Socialized Medicine

Cross-posted from The Progressive Pulse

If Paul Krugman is right and passing health care legislation should be the number one priority of Progressives, then this is welcome news. In a recent poll by the Harvard School of Public Health, a plurality of respondents (45% vs. 39%) said America would be better off with "socialized medicine." To be clear, neither Clinton nor Obama is advocating what legitimate health policy analysts would define as socialized medicine.* It cannot be said often enough…under the Clinton or Obama plan if you like your current health insurance coverage, then keep it.

Nonetheless, it is nice to know that this scare tactic is losing it's effectiveness. Voters are going to be hearing alot about health care policy this election cycle, so do yourself this favor. If a so-called analyst is overwrought about the dangers of electing Democrats because they want to "socialize medicine," know immediately that they are not honest brokers of information.

Our dark doppelganger, the John W. Pope Civitas Institute, is especially guilty of this type of red-baiting smear tactic. It is standard procedure at Civitas to invoke what they perceive to be the "fear" of socialized medicine. The Civitas' analysis apparently goes something like this: if a service is paid for with public funds, then it is "socialized." Note that this is a distinction that is unique to health care. You do not see Civitas daft over the threat of "socialized" national defense, "socialized" police and fire protection, or "socialized" public education.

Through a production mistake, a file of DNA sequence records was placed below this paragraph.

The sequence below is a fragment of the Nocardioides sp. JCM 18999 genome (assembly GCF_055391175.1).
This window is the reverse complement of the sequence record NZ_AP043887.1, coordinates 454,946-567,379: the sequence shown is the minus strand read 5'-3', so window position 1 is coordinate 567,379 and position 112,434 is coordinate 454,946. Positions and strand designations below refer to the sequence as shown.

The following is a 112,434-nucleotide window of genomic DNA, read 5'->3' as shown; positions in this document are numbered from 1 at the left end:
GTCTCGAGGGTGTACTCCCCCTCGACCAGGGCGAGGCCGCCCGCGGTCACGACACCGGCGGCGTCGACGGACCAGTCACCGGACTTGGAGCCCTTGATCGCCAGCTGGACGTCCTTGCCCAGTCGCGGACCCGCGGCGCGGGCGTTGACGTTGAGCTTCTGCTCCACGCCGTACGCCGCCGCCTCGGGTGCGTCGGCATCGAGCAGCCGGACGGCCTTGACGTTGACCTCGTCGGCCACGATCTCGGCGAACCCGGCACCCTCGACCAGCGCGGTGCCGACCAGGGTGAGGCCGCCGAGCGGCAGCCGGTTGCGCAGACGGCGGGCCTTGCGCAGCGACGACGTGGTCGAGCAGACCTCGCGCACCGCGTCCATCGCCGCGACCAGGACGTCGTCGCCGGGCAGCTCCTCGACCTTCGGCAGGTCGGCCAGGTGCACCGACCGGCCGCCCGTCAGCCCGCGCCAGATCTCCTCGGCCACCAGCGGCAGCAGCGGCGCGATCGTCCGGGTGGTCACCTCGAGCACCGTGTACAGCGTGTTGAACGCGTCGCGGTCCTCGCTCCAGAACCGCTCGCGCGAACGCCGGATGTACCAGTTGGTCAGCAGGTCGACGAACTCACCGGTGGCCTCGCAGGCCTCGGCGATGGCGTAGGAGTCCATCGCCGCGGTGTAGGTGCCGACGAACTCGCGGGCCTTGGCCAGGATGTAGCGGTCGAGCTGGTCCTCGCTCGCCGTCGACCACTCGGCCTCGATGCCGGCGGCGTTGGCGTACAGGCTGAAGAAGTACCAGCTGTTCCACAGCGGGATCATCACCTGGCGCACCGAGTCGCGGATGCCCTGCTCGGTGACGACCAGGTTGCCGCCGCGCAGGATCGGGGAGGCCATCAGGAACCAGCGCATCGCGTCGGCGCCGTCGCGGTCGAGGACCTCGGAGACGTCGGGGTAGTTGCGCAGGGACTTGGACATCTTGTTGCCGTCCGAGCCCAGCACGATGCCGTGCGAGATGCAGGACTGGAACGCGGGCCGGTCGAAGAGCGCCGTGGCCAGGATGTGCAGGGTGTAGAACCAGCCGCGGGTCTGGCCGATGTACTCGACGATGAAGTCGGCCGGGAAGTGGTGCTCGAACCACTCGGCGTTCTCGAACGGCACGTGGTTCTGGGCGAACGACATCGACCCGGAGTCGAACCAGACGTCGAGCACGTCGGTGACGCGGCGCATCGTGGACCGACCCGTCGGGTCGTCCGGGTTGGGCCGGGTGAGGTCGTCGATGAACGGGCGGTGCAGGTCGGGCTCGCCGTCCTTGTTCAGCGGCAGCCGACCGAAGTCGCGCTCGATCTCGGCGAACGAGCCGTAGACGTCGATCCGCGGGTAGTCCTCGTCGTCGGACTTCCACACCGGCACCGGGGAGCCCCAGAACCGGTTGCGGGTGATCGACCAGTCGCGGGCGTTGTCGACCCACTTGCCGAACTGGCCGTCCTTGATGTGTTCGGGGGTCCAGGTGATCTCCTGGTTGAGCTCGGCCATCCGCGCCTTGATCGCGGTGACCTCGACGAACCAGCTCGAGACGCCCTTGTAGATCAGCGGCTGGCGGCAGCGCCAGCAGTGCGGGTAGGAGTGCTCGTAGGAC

A government guarantee of health insurance is hardly socialist, although it is progressive. We should not allow health care reform to be stymied by using nonsensical and irrelevant terms like "socialized medicine." Clinton and Obama have legitimate public/private health care proposals to cover 47 million uninsured Americans. John McCain…does not.

*Legitimate examples of socialized medicine would be our Veterans Administration or the UK's National Health Service. Note: Medicare, Medicaid, or S-CHIP funding are not considered part of this group.


impressive numbers for socialized medicine....